In July, FM Global revised its Loss Prevention Data Sheet 1-52 (FM 1-52), "Field Verification of Roof Wind Uplift Resistance," which addresses the insurance company's field wind-uplift test requirements for roof system installations in hurricane-prone regions. The July version of FM 1-52 updates and supersedes the previous April 2009 version.
Initially, the most noticeable change to FM 1-52 is its title: "Field Verification of Roof Wind Uplift Resistance." Previous versions of FM 1-52 were titled "Field Uplift Tests."
A new Table 1 has been added to the data sheet indicating whether the negative pressure test or bonded pull test methods contained in FM 1-52 apply to various roof system types.
In FM 1-52's Section 184.108.40.206, FM Global changed its safety factor from 1.5 to 1.25; the safety factor is applied to calculated wind-uplift pressures to determine the test's calculated pass or fail pressure. This change results in a reduction of about 20 percent from the calculated pass/fail test pressures applied using FM 1-52's previous edition.
However, this value is 25 percent greater than the maximum test pressure applied when using ASTM International's similar test method standard, ASTM E907, "Standard Test Method for Field Testing Uplift Resistance of Adhered Membrane Roofing Systems."
In Section 220.127.116.11, criteria has been added that states a test will be considered a failure if a crease forms on the roof cover surface during the test before the calculated wind pressure (safety factor = 1.0) has been achieved and held. FM Global indicates its testing experience has shown a crease is evidence of a crack having formed in the insulation or cover board beneath the roof membrane, which will result in failure.
In Section 3.3, the maximum allowable deflection for a test sample to be considered suspect has been increased to 2 inches for roof systems that include thin (such as 1/2-inch-thick) cover boards or flexible mechanically attached insulation (such as fiberglass). When a cover board is adhered using ribbons of adhesive, a maximum deflection of 1 inch now is allowed. In FM 1-52's previous version, a maximum deflection of 15/16 of an inch was permitted.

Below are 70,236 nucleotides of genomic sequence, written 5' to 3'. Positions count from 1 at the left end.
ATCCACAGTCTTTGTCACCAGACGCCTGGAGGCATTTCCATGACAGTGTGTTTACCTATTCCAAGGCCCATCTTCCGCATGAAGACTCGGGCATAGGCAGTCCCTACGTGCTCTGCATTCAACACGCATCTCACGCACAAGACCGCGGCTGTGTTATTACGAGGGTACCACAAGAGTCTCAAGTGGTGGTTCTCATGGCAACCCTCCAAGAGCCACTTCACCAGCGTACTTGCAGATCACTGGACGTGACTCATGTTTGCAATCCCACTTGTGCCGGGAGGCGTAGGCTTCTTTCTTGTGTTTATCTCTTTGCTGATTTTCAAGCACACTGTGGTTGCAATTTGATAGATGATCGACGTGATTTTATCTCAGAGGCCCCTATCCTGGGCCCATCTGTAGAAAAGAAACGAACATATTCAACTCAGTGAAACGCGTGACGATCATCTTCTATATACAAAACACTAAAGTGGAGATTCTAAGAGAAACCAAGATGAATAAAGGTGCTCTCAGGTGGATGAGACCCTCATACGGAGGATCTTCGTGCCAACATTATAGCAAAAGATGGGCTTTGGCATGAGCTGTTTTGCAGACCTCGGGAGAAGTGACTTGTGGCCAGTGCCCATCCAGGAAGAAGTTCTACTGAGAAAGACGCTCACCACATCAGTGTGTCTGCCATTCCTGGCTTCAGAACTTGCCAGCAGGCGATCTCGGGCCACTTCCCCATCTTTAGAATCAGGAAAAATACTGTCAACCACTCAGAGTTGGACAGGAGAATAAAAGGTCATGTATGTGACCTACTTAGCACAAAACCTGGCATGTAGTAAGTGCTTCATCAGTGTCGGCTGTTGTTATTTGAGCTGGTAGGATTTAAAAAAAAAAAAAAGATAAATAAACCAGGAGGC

Regarding FM 1-52's bonded pull test, Section 18.104.22.168 now indicates four times more bonded pull tests are recommended than when using FM Global's negative-pressure test method. Previously, an equal number of tests were permitted. FM Global indicates the reason for the increased number of pull tests is to account for the bonded pull test's smaller test area (2 feet by 2 feet) compared with the negative-pressure test (5 feet by 5 feet).
New to FM 1-52's July 2012 version is an alternative provision allowing full-time visual observation during roof system installation in lieu of performing FM 1-52's field wind-uplift testing. FM 1-52's Section 3.5Visual Construction Observation includes minimum guidelines for the observation. It also requires a construction observer to submit daily documentation of each day's work and identify any noncompliant work as well as any related corrective measures. Construction observers with RCI Inc.'s Registered Roof Observer or Registered Roof Consultant credential qualify according to FM 1-52. Also, to avoid possible conflicts of interest, a construction observer cannot be a direct employee of the building owner, design professional or roofing contractor of record.
Although FM Global has revised FM 1-52, NRCA remains concerned with the implementation of field wind-uplift testing by the negative-pressure method as a quality-assurance measure. Experience has shown FM 1-52's negative-pressure method is operator-sensitive, its results can be highly variable and it lacks the repeatability necessary to be credible.
FM 1-52's methods of interpreting results and the pass/fail criteria in the negative-pressure test method differ notably from those in ASTM E907, which is the recognized consensus-based standard and uses the same test equipment. It is interesting to note an FM Global engineer chairs the ASTM E907 task force, yet FM Global modifies the consensus standard for use on buildings it insures.
Also, a correlation still has not been established between FM 1-52's negative-pressure uplift testing and FM Global's own FM Approvals' laboratory-derived approval classifications. As a result, use of FM 1-52 as a quality-assurance method where results from FM 1-52 are compared with FM Approval's classifications is fundamentally flawed.
Based on its ongoing concerns with FM 1-52, NRCA cautions roofing manufacturers and contractors from entering into contracts where FM 1-52 testing is specified as a quality-assurance measure or is used as a basis for determining the acceptance of work.
Mark S. Graham is NRCA's associate executive director of technical services.